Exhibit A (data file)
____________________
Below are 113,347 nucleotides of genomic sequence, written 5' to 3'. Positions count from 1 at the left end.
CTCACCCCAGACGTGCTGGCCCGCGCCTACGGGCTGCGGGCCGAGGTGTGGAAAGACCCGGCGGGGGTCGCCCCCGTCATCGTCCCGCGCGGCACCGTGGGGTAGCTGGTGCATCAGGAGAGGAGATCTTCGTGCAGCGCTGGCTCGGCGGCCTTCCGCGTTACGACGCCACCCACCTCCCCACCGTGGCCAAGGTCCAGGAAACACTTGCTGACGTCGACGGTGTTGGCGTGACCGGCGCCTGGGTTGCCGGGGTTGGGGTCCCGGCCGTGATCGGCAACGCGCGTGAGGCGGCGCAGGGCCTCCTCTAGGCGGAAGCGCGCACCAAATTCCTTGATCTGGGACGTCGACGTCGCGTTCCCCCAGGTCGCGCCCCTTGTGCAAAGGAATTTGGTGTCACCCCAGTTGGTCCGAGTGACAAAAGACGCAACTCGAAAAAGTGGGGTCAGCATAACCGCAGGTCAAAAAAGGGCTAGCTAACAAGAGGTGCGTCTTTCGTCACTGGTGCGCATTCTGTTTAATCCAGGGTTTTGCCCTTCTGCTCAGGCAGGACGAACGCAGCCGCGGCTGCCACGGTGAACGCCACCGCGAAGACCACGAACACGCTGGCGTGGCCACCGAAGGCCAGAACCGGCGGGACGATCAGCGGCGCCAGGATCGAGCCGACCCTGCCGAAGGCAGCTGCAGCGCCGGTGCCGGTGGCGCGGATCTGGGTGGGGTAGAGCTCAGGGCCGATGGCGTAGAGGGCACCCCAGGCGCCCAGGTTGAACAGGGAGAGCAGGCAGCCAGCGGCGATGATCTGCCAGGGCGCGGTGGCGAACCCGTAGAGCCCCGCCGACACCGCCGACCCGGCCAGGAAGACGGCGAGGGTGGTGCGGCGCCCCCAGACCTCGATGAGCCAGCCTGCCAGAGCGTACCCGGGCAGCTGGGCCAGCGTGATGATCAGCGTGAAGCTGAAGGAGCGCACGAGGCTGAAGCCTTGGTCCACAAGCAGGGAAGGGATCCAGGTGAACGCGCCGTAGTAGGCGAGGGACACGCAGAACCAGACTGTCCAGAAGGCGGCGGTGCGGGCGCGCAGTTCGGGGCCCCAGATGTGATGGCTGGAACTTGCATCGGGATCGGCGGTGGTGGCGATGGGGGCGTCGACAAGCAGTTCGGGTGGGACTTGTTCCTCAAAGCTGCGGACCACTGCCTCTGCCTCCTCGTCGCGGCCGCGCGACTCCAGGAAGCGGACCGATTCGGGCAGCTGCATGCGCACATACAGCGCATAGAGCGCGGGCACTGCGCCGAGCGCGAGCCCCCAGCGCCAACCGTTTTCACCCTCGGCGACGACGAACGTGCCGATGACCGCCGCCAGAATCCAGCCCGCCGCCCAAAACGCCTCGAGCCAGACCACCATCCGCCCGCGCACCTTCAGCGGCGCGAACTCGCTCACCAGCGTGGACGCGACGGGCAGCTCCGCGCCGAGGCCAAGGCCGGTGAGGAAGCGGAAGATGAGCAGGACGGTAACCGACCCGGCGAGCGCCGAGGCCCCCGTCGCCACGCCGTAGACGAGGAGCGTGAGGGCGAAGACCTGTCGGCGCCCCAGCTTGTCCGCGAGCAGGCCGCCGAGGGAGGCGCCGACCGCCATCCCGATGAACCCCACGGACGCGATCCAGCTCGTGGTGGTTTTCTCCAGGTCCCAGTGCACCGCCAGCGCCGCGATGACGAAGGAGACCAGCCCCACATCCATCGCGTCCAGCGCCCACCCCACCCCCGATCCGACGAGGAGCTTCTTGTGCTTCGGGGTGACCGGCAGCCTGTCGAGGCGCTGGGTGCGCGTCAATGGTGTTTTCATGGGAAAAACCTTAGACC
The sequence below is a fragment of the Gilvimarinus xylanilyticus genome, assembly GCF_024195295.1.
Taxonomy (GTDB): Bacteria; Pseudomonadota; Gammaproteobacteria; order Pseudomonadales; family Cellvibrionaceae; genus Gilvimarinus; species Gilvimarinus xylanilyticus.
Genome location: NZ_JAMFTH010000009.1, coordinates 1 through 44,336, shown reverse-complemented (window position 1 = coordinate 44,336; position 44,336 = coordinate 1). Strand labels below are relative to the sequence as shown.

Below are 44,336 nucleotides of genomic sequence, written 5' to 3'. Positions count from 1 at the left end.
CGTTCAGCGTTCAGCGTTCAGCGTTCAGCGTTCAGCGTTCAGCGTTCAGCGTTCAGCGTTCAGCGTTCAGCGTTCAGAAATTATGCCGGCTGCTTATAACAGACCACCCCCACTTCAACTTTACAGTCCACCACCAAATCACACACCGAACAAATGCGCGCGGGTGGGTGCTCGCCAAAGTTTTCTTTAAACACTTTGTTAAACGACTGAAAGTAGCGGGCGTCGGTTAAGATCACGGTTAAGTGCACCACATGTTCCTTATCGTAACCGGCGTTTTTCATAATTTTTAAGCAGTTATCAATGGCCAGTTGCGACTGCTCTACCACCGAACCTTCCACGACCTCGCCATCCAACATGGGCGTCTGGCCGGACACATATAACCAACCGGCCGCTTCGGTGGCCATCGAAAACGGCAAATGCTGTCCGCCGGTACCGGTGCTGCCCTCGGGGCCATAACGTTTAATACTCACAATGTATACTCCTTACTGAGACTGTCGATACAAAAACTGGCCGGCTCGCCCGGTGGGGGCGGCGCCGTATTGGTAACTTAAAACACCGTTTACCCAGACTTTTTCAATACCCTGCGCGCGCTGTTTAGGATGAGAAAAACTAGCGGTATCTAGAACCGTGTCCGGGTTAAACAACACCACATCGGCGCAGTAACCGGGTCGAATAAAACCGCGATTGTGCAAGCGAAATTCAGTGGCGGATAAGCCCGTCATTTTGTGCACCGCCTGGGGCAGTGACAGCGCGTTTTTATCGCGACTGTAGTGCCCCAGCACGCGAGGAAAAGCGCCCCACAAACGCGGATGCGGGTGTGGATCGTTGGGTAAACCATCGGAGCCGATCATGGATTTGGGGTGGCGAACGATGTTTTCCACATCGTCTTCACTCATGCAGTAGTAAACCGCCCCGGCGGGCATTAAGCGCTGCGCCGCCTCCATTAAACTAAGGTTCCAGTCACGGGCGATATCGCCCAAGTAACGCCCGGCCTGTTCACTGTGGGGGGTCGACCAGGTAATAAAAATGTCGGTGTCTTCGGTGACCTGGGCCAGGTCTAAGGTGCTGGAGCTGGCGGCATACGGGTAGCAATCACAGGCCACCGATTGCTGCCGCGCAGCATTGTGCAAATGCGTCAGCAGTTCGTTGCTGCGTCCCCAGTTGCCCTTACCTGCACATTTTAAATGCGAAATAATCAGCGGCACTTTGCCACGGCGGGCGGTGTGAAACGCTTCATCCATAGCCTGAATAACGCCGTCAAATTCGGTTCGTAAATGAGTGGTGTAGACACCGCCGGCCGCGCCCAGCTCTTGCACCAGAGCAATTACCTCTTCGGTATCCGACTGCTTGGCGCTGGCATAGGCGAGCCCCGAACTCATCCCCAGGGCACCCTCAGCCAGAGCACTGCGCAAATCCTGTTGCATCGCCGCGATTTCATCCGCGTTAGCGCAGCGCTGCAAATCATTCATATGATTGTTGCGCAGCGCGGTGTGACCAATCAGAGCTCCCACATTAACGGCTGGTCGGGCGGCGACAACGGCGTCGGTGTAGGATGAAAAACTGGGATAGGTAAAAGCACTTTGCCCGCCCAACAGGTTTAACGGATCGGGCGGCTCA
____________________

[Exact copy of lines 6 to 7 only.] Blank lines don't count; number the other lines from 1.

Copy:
Below are 44,336 nucleotides of genomic sequence, written 5' to 3'. Positions count from 1 at the left end.
CGTTCAGCGTTCAGCGTTCAGCGTTCAGCGTTCAGCGTTCAGCGTTCAGCGTTCAGCGTTCAGCGTTCAGCGTTCAGAAATTATGCCGGCTGCTTATAACAGACCACCCCCACTTCAACTTTACAGTCCACCACCAAATCACACACCGAACAAATGCGCGCGGGTGGGTGCTCGCCAAAGTTTTCTTTAAACACTTTGTTAAACGACTGAAAGTAGCGGGCGTCGGTTAAGATCACGGTTAAGTGCACCACATGTTCCTTATCGTAACCGGCGTTTTTCATAATTTTTAAGCAGTTATCAATGGCCAGTTGCGACTGCTCTACCACCGAACCTTCCACGACCTCGCCATCCAACATGGGCGTCTGGCCGGACACATATAACCAACCGGCCGCTTCGGTGGCCATCGAAAACGGCAAATGCTGTCCGCCGGTACCGGTGCTGCCCTCGGGGCCATAACGTTTAATACTCACAATGTATACTCCTTACTGAGACTGTCGATACAAAAACTGGCCGGCTCGCCCGGTGGGGGCGGCGCCGTATTGGTAACTTAAAACACCGTTTACCCAGACTTTTTCAATACCCTGCGCGCGCTGTTTAGGATGAGAAAAACTAGCGGTATCTAGAACCGTGTCCGGGTTAAACAACACCACATCGGCGCAGTAACCGGGTCGAATAAAACCGCGATTGTGCAAGCGAAATTCAGTGGCGGATAAGCCCGTCATTTTGTGCACCGCCTGGGGCAGTGACAGCGCGTTTTTATCGCGACTGTAGTGCCCCAGCACGCGAGGAAAAGCGCCCCACAAACGCGGATGCGGGTGTGGATCGTTGGGTAAACCATCGGAGCCGATCATGGATTTGGGGTGGCGAACGATGTTTTCCACATCGTCTTCACTCATGCAGTAGTAAACCGCCCCGGCGGGCATTAAGCGCTGCGCCGCCTCCATTAAACTAAGGTTCCAGTCACGGGCGATATCGCCCAAGTAACGCCCGGCCTGTTCACTGTGGGGGGTCGACCAGGTAATAAAAATGTCGGTGTCTTCGGTGACCTGGGCCAGGTCTAAGGTGCTGGAGCTGGCGGCATACGGGTAGCAATCACAGGCCACCGATTGCTGCCGCGCAGCATTGTGCAAATGCGTCAGCAGTTCGTTGCTGCGTCCCCAGTTGCCCTTACCTGCACATTTTAAATGCGAAATAATCAGCGGCACTTTGCCACGGCGGGCGGTGTGAAACGCTTCATCCATAGCCTGAATAACGCCGTCAAATTCGGTTCGTAAATGAGTGGTGTAGACACCGCCGGCCGCGCCCAGCTCTTGCACCAGAGCAATTACCTCTTCGGTATCCGACTGCTTGGCGCTGGCATAGGCGAGCCCCGAACTCATCCCCAGGGCACCCTCAGCCAGAGCACTGCGCAAATCCTGTTGCATCGCCGCGATTTCATCCGCGTTAGCGCAGCGCTGCAAATCATTCATATGATTGTTGCGCAGCGCGGTGTGACCAATCAGAGCTCCCACATTAACGGCTGGTCGGGCGGCGACAACGGCGTCGGTGTAGGATGAAAAACTGGGATAGGTAAAAGCACTTTGCCCGCCCAACAGGTTTAACGGATCGGGCGGCTCA